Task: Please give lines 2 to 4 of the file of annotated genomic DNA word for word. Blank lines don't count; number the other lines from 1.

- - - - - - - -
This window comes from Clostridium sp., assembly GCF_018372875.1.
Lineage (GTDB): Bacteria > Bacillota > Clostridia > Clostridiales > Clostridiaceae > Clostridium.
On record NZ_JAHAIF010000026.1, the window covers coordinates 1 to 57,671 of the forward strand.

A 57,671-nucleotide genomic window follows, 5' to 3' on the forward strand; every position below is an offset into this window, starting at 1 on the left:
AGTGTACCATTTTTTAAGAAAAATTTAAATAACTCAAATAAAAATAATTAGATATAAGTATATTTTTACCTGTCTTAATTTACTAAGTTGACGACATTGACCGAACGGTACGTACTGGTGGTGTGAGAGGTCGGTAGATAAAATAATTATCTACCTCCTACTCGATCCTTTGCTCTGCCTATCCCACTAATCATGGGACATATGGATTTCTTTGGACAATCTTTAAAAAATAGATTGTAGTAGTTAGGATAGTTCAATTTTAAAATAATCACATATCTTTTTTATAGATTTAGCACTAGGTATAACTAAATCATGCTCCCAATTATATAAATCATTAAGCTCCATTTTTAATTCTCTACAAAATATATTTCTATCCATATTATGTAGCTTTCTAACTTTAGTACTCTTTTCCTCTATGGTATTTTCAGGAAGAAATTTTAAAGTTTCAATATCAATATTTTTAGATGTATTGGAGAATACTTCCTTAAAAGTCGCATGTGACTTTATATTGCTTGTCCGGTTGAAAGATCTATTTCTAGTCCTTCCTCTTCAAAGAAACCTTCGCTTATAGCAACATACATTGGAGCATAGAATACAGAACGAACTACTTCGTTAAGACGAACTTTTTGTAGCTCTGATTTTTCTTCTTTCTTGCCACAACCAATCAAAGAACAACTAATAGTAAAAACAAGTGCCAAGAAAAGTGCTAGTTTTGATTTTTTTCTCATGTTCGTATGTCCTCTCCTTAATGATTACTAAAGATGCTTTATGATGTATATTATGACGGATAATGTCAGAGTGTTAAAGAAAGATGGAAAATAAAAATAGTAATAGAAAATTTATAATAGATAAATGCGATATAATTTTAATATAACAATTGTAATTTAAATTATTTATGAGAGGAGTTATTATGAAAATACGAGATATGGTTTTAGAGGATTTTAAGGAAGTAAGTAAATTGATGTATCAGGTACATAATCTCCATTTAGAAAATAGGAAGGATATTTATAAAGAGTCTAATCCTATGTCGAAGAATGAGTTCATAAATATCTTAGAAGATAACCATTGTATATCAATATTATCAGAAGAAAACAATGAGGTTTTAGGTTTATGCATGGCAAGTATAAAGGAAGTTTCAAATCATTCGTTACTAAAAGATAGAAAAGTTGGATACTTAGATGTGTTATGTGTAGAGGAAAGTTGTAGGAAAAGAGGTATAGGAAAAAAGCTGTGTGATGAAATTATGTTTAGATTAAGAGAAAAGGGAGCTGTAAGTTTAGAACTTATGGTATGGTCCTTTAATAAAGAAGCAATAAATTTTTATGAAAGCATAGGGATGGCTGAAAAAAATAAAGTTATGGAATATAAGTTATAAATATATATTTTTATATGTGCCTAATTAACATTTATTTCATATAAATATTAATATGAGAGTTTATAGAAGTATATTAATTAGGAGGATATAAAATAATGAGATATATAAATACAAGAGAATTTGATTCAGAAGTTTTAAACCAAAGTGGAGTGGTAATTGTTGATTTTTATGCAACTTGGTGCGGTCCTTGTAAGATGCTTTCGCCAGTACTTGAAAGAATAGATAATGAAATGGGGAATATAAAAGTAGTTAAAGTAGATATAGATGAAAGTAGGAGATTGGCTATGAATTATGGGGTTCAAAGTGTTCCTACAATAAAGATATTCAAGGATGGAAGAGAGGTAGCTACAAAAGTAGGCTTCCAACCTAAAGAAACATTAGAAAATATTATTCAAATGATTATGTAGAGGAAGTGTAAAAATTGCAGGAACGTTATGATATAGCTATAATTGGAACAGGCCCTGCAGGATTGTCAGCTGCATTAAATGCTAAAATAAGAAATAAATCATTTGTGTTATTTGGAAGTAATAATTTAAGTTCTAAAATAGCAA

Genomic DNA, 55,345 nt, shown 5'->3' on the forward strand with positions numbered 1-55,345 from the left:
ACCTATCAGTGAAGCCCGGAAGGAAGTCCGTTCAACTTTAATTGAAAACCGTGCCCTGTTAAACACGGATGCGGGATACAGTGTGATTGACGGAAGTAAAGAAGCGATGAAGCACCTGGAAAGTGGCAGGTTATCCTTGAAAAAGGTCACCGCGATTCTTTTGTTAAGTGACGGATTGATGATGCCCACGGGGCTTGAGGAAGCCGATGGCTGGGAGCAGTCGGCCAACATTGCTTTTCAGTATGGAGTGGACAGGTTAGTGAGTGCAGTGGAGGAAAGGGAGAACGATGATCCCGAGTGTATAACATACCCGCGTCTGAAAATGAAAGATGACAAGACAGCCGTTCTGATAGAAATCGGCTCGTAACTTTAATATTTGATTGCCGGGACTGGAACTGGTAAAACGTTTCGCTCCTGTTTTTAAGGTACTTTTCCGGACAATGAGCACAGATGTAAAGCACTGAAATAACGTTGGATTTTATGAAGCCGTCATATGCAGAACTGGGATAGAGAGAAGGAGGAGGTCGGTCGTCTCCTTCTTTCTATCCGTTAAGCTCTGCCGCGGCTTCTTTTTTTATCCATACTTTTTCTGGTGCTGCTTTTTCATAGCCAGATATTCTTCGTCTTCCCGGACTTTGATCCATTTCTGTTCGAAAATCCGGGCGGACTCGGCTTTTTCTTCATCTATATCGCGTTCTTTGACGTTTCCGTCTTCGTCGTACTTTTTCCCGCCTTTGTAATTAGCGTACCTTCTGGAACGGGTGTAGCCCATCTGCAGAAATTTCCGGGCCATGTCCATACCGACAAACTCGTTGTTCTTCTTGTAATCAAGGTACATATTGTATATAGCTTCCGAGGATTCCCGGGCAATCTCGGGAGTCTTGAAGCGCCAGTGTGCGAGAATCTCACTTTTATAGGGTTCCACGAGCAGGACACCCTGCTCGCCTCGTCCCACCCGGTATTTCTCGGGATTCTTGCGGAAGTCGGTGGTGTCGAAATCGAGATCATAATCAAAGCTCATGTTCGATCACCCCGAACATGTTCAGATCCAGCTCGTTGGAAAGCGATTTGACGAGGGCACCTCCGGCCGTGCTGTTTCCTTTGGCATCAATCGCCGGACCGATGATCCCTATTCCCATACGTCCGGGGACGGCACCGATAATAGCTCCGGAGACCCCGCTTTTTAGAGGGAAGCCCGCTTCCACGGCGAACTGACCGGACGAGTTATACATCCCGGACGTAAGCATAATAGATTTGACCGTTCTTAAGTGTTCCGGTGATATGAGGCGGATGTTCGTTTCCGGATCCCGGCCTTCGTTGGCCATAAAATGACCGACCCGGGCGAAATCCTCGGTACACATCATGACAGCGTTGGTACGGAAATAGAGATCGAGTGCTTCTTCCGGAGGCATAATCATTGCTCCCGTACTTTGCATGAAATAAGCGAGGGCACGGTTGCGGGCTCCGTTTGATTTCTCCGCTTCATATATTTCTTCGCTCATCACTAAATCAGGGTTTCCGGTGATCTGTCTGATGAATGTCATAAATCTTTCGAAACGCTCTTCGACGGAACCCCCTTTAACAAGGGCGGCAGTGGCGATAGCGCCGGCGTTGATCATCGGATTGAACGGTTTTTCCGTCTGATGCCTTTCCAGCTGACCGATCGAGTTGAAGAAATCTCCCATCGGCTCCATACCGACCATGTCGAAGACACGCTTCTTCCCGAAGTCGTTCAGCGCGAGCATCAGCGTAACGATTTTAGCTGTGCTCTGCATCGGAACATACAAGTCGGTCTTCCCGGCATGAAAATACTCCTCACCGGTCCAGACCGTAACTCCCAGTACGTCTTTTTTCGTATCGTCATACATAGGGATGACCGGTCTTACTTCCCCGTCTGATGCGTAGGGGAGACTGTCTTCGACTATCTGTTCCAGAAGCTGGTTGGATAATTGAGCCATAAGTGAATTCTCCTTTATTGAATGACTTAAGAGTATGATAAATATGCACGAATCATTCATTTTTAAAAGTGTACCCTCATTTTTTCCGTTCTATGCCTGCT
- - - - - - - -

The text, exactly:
Lineage (GTDB): Bacteria > Bacillota > Clostridia > Clostridiales > Clostridiaceae > Clostridium.
On record NZ_JAHAIF010000026.1, the window covers coordinates 1 to 57,671 of the forward strand.

A 57,671-nucleotide genomic window follows, 5' to 3' on the forward strand; every position below is an offset into this window, starting at 1 on the left: